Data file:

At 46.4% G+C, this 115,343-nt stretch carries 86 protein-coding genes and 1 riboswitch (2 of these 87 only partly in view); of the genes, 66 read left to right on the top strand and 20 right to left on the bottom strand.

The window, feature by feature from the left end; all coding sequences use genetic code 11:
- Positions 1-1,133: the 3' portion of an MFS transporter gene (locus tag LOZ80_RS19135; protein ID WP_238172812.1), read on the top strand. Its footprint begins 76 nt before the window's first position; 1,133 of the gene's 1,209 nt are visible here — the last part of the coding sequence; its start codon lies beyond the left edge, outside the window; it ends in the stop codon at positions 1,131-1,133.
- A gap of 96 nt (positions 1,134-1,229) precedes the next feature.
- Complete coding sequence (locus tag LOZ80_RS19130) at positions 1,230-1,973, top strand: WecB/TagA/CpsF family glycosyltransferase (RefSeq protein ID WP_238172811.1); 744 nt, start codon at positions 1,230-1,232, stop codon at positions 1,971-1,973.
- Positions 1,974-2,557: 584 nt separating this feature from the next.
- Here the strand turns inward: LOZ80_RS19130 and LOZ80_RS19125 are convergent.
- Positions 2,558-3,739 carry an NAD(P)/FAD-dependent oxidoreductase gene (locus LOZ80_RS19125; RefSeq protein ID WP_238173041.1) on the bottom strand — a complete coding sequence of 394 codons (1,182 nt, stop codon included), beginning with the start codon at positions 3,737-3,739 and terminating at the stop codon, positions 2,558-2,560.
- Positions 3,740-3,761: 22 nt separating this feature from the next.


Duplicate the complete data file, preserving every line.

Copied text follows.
At 46.4% G+C, this 115,343-nt stretch carries 86 protein-coding genes and 1 riboswitch (2 of these 87 only partly in view); of the genes, 66 read left to right on the top strand and 20 right to left on the bottom strand.

The window, feature by feature from the left end; all coding sequences use genetic code 11:
- Positions 1-1,133: the 3' portion of an MFS transporter gene (locus tag LOZ80_RS19135; protein ID WP_238172812.1), read on the top strand. Its footprint begins 76 nt before the window's first position; 1,133 of the gene's 1,209 nt are visible here — the last part of the coding sequence; its start codon lies beyond the left edge, outside the window; it ends in the stop codon at positions 1,131-1,133.
- A gap of 96 nt (positions 1,134-1,229) precedes the next feature.
- Complete coding sequence (locus tag LOZ80_RS19130) at positions 1,230-1,973, top strand: WecB/TagA/CpsF family glycosyltransferase (RefSeq protein ID WP_238172811.1); 744 nt, start codon at positions 1,230-1,232, stop codon at positions 1,971-1,973.
- Positions 1,974-2,557: 584 nt separating this feature from the next.
- Here the strand turns inward: LOZ80_RS19130 and LOZ80_RS19125 are convergent.
- Positions 2,558-3,739 carry an NAD(P)/FAD-dependent oxidoreductase gene (locus LOZ80_RS19125; RefSeq protein ID WP_238173041.1) on the bottom strand — a complete coding sequence of 394 codons (1,182 nt, stop codon included), beginning with the start codon at positions 3,737-3,739 and terminating at the stop codon, positions 2,558-2,560.
- Positions 3,740-3,761: 22 nt separating this feature from the next.